Defending a Convict

A case involving professors at Plymouth State U raises questions about when it's OK to speak up for colleagues or students accused of sexual misconduct, if ever. In this case, professors defended former student who admitted to sexually assaulting a 14-year-old.

July 30, 2018
 
Courtesy of Exeter Police Department
Kristie Torbick

Plymouth State University is looking into several faculty members’ public support for a convicted sex offender prior to her sentencing, a spokesperson confirmed Saturday.

The news follows President Donald Birx’s public denunciation of Kristie Torbick, an alumna of Plymouth State’s graduate program in school counseling who recently pleaded guilty to sexually assaulting a 14-year-old student while she was his high school guidance counselor.

“I want to make the position of the university clear: Plymouth State condemns in the strongest terms the actions of Ms. Torbick and supports the victim in this case,” Birx said in a statement. “We take seriously the sacred trust between educators, students and families and, in the case of Ms. Torbick, that trust was broken.

Torbick, a former guidance counselor at Exeter High School in New Hampshire, was sentenced to two and a half to five years in prison earlier this month for sexually assaulting a high school student on multiple occasions, including at her home, in 2016-17. Prosecutors said Torbick also sent partially nude photos of herself to the student and that they exchanged 23,000 text messages. Torbick has said she was overwhelmed with her new job at Exeter and only wanted to help the student in question. That student has since said he was taken advantage of and that he suffers from post-traumatic stress disorder due to the abuse.

Some 23 of Torbick’s colleagues and acquaintances wrote letters to the court on her behalf prior to sentencing. Those letters, all of which speak to Torbick’s dedication to counseling and children, and many of which ask for leniency for her, are now public. They've become controversial locally, with some, including one from another high school's dean, prompting the resignation of Torbick’s previous school district's superintendent.

Plymouth State is facing questions, too, about why three professors of counseling -- one current and two retired -- would praise Torbick, and in one case cast doubt upon her victim, despite her admitting to felonious sexual assault.

“Kristie takes full responsibility for her actions with her ‘victim.’ I put this in [quotes] because I am aware that her ‘victim’ was truly the pursuer in this case,” Nancy Strapko, an associate professor emeritus and former graduate school health education coordinator at Plymouth State, wrote in her letter, according to the Union Leader.

Michael L. Fischler, professor emeritus of counselor education and school psychology at Plymouth State, for whom Torbick worked as a graduate assistant, reportedly wrote that “Kristie, through her performance as a student and trusted partner in the delivery of two academic courses, earned my unequivocal support. She performed said ‘roles’ exceptionally well, consistently demonstrating behavior that reflected selflessness, compassion, reliability, self-effacing humor, mindfulness and wisdom.”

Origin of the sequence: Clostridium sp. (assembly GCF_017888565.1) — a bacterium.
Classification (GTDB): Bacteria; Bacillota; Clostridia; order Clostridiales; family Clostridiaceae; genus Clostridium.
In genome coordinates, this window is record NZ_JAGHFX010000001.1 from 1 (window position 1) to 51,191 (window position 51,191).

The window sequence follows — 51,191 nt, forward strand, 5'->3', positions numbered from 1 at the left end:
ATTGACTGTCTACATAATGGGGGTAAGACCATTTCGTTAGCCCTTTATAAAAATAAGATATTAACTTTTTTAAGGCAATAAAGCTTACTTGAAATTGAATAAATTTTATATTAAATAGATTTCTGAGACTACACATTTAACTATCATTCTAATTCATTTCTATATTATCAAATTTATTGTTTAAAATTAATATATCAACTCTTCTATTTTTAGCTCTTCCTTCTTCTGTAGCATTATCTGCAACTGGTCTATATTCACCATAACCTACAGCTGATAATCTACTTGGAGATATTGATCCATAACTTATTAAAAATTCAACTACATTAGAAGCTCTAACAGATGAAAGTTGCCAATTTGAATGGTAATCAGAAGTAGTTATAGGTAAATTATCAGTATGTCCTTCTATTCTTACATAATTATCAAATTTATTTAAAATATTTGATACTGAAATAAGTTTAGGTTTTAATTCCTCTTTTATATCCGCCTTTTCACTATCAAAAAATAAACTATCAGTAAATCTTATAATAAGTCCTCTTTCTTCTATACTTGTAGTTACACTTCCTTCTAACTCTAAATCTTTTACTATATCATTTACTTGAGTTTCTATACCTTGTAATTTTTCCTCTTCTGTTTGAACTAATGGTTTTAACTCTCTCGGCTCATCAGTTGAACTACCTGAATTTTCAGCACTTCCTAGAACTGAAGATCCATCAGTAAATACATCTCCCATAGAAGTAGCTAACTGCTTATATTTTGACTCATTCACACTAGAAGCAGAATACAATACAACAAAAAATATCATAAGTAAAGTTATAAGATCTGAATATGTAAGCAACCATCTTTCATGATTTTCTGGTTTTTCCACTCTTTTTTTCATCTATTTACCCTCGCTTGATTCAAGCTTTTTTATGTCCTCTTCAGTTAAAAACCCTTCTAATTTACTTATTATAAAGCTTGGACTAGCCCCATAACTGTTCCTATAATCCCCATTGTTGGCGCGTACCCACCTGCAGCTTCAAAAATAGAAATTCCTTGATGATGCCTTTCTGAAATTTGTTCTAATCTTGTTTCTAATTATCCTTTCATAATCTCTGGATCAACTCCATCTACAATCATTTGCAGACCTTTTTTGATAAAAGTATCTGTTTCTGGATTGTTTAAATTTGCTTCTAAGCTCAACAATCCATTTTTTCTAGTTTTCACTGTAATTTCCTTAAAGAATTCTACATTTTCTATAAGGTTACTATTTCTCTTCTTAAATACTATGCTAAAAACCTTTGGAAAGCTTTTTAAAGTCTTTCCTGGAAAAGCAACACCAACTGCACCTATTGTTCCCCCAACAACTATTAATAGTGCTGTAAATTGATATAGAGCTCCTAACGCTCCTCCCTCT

Torbick’s “commitment to facilitating the intellectual and emotional growth of others was exemplary. Thus, she has earned and receives my unconditional support,” Fischler wrote.

Gary Goodnough, a current professor of counselor education who was Torbick’s adviser, also wrote that “no benefit to society would be served by incarcerating her.”

Referencing these letters in his statement, Birx, the president, said the university was not aware of them before they were submitted. The university has pointed out that the letters were not submitted on Plymouth State letterhead. But the faculty members identified themselves with their university credentials. And the professors, as critics have noted, are responsible for training professionals who will work in schools and who need to protect children against sexual abuse.

“The personal opinions of faculty, staff and students are completely separate from the opinions of Plymouth State,” Birx added, saying that what Torbick did as a “former member of this community and a graduate of [the university] is a violation of what Plymouth State as an institution and as a community stands for and the values we teach to students every day.”

In an earlier published statement, Marlin Collingwood, university spokesperson, said that Plymouth State “respects the First Amendment rights of students, faculty and staff to express their opinions” but that those personal opinions “are not official positions of the university.”